FINDINGS AND RECOMMENDATIONS DISMISSING ACTION WITHOUT PREJUDICE
(ECF No. 15)
MICHAEL J. SENG, District Judge.
I. PROCEDURAL HISTORY
This action was opened in the United States District Court for the Northern District of California on July 18, 2013 based upon a letter from Plaintiff, an inmate at Kern Valley State Prison ("KVSP"), to the Honorable Thelton E. Henderson alleging that prison staff had participated in a "pattern of racketeering activity" which led to an "extremely dangerous and stressful prison environment." Plaintiff was notified his action would be dismissed unless, by August 26, 2013, he submitted a complaint on the proper form and either paid the $400 filing fee or submitted a completed in forma pauperis ("IFP") application. (ECF Nos. 2, 3.) The August 26th deadline passed without Plaintiff responding. On September 10, 2013, the case was transferred to this District.
On September 30, 2013, Plaintiff was again ordered to, no later than November 4, 2013, submit a complaint on the proper form and either pay the $400 filing fee or submit a complete IFP application, or otherwise show cause why the action should not be dismissed. (ECF No. 15.) Plaintiff was expressly advised in the order that his July 18, 2013 letter was not a proper pleading and why it did not state any federal claim. Plaintiff later requested, and was granted, an extension of the November 4 deadline to January 3, 2014. (ECF Nos. 26, 36.)
On January 2, 2014, Plaintiff responded to the September 30, 2013 order. (ECF No. 43.) However, he did not comply with the requirement to file a civil rights complaint on the proper form or show good cause for his failure to do so. Accordingly, this action should be dismissed.
II. PLAINTIFF'S POSITION
Plaintiff is currently confined at KVSP. He claims the California Department of Corrections and Rehabilitation ("CDCR") is purposely strengthening certain Hispanic inmate groups or gangs at its institutions and conspiring with these groups or gangs in racketeering activities. This has and will result in race riots targeting African American inmates.
Plaintiff argues he is likely to succeed in class-action RICO civil claims against the CDCR enterprise on behalf of African American inmates as alleged in his July 18, 2013 letter to Judge Henderson and in his separate motion for injunctive relief.
Plaintiff argues that he has been transferred to administrative Segregation and separated from unspecified legal property, that he has a hand condition making it painful to write, and that he is seeking professional counsel. Plaintiff argues this Court lacks jurisdiction and is not a proper venue for his case.
A. Failure to Obey Court Order and Failure to Prosecute
Local Rule 110 provides that "failure of counsel or of a party to comply with these Rules or with any order of the Court may be grounds for imposition by the Court of any and all sanctions... within the inherent power of the Court." District courts have the inherent power to control their dockets and "in the exercise of that power, they may impose sanctions including, where appropriate... dismissal of a case." Thompson v. Housing Auth. , 782 F.2d 829, 831 (9th Cir. 1986). A court may dismiss an action, with prejudice, based on a party's failure to prosecute, failure to obey a court order, or failure to comply with local rules. See, e.g., Ghazali v. Moran , 46 F.3d 52, 53-54 (9th Cir. 1995) (dismissal for noncompliance with local rule); Ferdik v. Bonzelet , 963 F.2d 1258, 1260-61 (9th Cir. 1992) (dismissal for failure to comply with an order requiring amendment of a complaint); Malone v. U.S. Postal Service , 833 F.2d 128, 130 (9th Cir. 1987) (dismissal for failure to comply with a court order); Henderson v. Duncan , 779 F.2d 1421, 1424 (9th Cir. 1986) (dismissal for lack of prosecution and failure to comply with local rules).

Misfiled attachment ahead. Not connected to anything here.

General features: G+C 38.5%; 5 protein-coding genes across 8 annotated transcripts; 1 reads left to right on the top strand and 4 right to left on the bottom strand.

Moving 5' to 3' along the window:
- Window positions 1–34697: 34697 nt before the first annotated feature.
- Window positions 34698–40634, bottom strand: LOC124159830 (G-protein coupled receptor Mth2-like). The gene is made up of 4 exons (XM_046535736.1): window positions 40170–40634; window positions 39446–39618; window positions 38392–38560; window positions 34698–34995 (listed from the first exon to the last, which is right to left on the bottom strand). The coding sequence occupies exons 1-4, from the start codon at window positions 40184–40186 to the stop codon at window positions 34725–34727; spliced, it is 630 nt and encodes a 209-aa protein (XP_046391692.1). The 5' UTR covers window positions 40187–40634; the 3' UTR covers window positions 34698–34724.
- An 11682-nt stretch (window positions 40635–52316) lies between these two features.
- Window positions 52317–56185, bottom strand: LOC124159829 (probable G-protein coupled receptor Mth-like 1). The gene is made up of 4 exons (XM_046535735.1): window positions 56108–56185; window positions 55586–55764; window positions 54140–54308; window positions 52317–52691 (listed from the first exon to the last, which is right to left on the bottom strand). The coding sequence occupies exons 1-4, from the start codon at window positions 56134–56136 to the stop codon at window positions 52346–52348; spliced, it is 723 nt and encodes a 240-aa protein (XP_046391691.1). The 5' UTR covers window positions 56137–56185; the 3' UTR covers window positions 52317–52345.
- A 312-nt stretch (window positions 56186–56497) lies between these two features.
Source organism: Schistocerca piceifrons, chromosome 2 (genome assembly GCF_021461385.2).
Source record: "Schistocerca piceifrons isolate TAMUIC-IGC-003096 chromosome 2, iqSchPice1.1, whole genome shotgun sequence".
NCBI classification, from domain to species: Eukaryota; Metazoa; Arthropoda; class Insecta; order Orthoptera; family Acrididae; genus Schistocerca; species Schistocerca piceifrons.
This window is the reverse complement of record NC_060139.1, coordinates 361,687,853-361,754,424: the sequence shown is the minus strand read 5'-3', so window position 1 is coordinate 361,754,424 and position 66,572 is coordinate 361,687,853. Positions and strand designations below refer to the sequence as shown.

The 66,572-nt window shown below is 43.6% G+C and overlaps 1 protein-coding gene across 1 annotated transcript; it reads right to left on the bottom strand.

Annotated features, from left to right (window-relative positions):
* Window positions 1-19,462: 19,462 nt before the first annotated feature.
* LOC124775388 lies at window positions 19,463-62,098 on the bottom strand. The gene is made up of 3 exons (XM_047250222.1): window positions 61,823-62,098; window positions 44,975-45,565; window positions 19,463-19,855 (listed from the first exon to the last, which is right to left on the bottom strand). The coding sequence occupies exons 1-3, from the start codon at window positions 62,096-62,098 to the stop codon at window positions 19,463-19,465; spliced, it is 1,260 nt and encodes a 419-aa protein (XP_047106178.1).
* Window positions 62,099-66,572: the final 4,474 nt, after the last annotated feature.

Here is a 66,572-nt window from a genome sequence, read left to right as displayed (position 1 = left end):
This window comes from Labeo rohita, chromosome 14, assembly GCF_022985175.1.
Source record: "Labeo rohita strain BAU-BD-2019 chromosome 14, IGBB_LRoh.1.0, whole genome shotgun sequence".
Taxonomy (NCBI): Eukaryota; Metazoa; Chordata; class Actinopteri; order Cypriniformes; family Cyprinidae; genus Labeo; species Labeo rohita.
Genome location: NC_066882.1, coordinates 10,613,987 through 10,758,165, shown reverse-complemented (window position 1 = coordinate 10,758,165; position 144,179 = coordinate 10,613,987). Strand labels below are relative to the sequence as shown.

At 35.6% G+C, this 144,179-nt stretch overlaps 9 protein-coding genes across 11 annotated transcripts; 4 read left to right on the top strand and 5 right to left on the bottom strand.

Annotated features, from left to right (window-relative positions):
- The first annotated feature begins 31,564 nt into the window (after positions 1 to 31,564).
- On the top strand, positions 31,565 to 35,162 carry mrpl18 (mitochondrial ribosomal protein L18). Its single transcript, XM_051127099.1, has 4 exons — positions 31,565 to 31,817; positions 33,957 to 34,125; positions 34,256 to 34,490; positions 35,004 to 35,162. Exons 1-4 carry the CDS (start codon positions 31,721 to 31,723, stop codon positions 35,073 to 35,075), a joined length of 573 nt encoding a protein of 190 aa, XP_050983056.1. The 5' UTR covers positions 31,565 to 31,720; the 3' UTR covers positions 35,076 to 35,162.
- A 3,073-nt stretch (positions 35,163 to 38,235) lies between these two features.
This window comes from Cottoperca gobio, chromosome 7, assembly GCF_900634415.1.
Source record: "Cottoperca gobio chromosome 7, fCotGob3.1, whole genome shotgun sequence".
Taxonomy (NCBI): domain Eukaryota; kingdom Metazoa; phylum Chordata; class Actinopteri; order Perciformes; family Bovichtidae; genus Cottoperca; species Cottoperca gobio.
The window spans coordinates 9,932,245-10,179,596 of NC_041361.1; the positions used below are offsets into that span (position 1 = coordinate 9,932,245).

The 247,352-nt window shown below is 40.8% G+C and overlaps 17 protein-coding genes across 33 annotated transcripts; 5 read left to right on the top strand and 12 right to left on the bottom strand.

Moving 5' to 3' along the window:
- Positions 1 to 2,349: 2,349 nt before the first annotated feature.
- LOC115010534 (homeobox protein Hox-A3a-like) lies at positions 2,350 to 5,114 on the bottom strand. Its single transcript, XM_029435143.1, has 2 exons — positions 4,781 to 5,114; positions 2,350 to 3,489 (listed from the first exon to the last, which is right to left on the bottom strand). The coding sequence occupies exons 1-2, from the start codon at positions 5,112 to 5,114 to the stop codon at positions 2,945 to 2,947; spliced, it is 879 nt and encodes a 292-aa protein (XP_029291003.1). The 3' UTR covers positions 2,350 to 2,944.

In determining whether to dismiss an action for lack of prosecution, failure to obey a court order, or failure to comply with local rules, the Court must consider several factors: (1) the public's interest in expeditious resolution of litigation; (2) the Court's need to manage its docket; (3) the risk of prejudice to the defendants; (4) the public policy favoring disposition of cases on their merits; and (5) the availability of less drastic alternatives. Thompson , 782 F.2d at 831; Henderson , 779 F.2d at 1423-24; Malone , 833 F.2d at 130; Ferdik , 963 F.2d at 1260-61; Ghazali , 46 F.3d at 53.
In the instant case, the public's interest in expeditiously resolving this litigation and the Court's interest in managing its docket weigh in favor of dismissal. The third factor, risk of prejudice to Defendant, also weighs in favor of dismissal, since a presumption of injury arises from the occurrence of unreasonable delay in prosecuting this action. Anderson v. Air West , 542 F.2d 522, 524 (9th Cir. 1976). The fourth factor - public policy favoring disposition of cases on their merits - is outweighed here because Plaintiff has failed to comply with the Court's order that he file a civil rights complaint. Notwithstanding repeated extensions of time totaling over three months, Plaintiff has before the Court no pleading and no cognizable claim for relief against any named defendant. Finally, as for the availability of lesser sanctions, at this stage in the proceedings there is little ...